- Between 2014 and 2020, software installation accounted for 91% of cyber espionage-related breaches, according to Verizon's 2020 Cyber Espionage Report and Data Breach Investigations Report (DBIR). Across other kinds of breaches, software installation was only present in 43% of incidents.
- To qualify as a cyber espionage campaign, the incident has to have a combination of a data breach and provocation by an outside threat actor in an unauthorized fashion, said John Grim, distinguished architect, head of Research, Development, Innovation at Verizon Threat Research Advisory Center, during the SANS Institute Cyber Threat Intelligence Summit Thursday.
- It takes a matter of days to execute a compromise in more than one-quarter of cyber espionage campaigns, according to the report. Only 4% take months. By comparison, the time to compromise for 70% of all other breaches is minutes.
Cyber espionage breaches are one of the most difficult types of compromises to respond and recover from — as industry is seeing play out in the SolarWinds hack.
When the initial compromise is complete, 30% of espionage threat actors exfiltrate the data in a matter of minutes. For all other types of breaches, data exfiltration is nearly evenly split between minutes (38%) and days (37%).
"They're looking to gain access to heavily defended environments, they're moving low and slow," before exiting a network undetected, said Grim.
Half of cyber espionage breaches are found because companies identified suspicious activity. Less than one-quarter of espionage cases are found via antivirus solutions and only 7% of cases are found by an emergency response team. Law enforcement and fraud detection typically uncover other types of breaches, according to Verizon.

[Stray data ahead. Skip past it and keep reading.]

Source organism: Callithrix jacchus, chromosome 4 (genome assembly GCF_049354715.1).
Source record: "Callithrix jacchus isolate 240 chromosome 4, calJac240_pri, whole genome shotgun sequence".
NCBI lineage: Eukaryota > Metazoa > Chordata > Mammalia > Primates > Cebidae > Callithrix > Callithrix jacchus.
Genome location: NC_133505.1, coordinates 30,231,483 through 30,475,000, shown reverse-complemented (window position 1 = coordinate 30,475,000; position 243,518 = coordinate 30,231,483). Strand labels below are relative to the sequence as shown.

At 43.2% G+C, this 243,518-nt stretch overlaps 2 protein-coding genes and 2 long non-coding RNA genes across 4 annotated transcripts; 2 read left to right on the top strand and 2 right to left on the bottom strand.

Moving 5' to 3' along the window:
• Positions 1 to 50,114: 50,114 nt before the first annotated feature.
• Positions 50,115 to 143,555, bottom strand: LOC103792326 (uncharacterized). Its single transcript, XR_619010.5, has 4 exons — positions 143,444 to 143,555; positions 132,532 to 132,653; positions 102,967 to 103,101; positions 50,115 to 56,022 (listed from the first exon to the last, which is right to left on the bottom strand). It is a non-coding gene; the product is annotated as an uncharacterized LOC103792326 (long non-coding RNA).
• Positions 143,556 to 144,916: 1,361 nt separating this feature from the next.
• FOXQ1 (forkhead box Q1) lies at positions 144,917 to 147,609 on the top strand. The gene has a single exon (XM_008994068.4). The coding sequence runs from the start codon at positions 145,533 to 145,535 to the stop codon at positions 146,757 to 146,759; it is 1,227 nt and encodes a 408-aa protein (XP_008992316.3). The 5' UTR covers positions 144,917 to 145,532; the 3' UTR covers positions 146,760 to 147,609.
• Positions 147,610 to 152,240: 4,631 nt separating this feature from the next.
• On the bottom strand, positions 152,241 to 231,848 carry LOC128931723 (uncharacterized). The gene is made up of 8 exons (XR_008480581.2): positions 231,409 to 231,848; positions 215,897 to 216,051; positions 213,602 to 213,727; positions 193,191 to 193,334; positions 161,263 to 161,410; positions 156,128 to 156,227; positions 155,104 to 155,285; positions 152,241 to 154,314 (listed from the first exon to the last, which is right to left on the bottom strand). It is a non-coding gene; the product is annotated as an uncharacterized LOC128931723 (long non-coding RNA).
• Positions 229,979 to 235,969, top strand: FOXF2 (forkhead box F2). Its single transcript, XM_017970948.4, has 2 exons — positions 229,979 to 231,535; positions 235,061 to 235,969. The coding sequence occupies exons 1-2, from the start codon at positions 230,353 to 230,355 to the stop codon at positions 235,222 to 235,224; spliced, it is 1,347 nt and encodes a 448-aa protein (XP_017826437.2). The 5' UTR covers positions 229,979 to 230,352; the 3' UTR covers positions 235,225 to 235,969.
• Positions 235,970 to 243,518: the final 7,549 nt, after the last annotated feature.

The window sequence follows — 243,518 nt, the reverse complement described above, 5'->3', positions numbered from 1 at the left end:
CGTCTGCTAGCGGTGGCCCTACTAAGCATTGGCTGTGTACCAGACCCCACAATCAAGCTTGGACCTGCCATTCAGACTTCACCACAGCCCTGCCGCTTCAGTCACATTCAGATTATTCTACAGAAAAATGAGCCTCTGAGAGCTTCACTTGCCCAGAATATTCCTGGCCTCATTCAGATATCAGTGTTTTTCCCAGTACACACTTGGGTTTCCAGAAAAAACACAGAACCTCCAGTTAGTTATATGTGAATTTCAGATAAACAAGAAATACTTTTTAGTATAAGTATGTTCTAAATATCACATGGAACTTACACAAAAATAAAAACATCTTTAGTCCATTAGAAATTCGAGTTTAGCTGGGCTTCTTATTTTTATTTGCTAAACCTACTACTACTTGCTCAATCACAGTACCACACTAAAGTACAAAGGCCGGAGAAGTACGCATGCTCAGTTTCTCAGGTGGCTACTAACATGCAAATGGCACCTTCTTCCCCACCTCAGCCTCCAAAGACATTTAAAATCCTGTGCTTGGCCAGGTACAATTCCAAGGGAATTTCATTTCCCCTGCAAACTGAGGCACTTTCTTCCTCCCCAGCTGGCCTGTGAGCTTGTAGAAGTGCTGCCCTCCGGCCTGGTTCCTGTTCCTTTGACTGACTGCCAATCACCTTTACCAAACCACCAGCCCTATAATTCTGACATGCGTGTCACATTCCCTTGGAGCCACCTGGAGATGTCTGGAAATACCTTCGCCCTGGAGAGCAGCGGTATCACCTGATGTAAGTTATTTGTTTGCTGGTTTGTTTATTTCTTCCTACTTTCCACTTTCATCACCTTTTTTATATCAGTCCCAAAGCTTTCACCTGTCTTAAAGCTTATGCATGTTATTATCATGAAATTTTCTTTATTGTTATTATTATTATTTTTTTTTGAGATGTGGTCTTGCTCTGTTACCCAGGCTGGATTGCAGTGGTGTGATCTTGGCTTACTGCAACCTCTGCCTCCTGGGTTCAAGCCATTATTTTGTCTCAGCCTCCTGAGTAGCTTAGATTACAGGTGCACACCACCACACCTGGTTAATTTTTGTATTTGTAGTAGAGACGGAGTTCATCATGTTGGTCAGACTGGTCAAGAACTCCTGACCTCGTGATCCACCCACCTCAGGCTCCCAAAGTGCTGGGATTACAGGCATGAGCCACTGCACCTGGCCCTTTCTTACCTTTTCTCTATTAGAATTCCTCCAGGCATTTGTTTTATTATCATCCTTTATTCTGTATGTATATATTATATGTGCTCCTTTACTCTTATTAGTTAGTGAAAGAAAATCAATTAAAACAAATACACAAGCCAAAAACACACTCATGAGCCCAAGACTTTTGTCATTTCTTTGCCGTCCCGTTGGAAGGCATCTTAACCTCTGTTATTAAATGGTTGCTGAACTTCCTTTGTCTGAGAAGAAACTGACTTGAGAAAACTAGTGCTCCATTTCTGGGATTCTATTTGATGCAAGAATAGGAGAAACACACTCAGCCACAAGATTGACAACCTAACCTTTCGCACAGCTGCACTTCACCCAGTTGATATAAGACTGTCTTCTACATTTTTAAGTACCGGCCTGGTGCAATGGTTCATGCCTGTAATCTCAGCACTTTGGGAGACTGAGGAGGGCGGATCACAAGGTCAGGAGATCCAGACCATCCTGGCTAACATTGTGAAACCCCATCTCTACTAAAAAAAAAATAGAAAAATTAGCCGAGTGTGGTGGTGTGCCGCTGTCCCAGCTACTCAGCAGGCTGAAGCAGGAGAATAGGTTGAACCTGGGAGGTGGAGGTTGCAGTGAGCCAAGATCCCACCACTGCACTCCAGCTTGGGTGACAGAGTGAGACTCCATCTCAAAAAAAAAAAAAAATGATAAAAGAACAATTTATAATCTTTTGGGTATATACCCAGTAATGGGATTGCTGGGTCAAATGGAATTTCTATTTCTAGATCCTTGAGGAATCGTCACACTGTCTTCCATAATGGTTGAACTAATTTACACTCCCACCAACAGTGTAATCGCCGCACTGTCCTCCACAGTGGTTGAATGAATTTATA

Finding suspicious activity is dependent on whether a company has Endpoint Detection and Response (EDR) and Managed Detection and Response (MDR) tools, and the talent to distinguish if the issue is malicious or rooted in an operational problem, said Grim.
Breach-related attributes are modeled after the CIA triad of confidentiality, integrity and availability. Cyber espionage breaches and all other breaches have 100% confidentiality attributes, and 95% of cyber espionage breaches also have impact on integrity, according to Verizon. All other breaches only have 56% integrity attribution.
Software installation speaks to the integrity attribution of breaches, whereas trade secrets or credentials are confidentiality-related. That kind of data is "probably harder to define, harder to monitor. You may not be able to define it in terms of your rules," Grim said. The data is "less tangible," in terms of personally identifiable information (PII), payment card industry (PCI) and protected health information (PHI) data.
Unlike regulated data which typically has regulatory compliance, where cybercriminals would try to exchange it for money, "we wouldn't expect to see stolen cyber espionage-related data being sold on the dark web, we wouldn't expect that at all," said Grim. "We'd expect that to be a closed loop, where the threat actors are keeping that data to themselves for their specific objectives."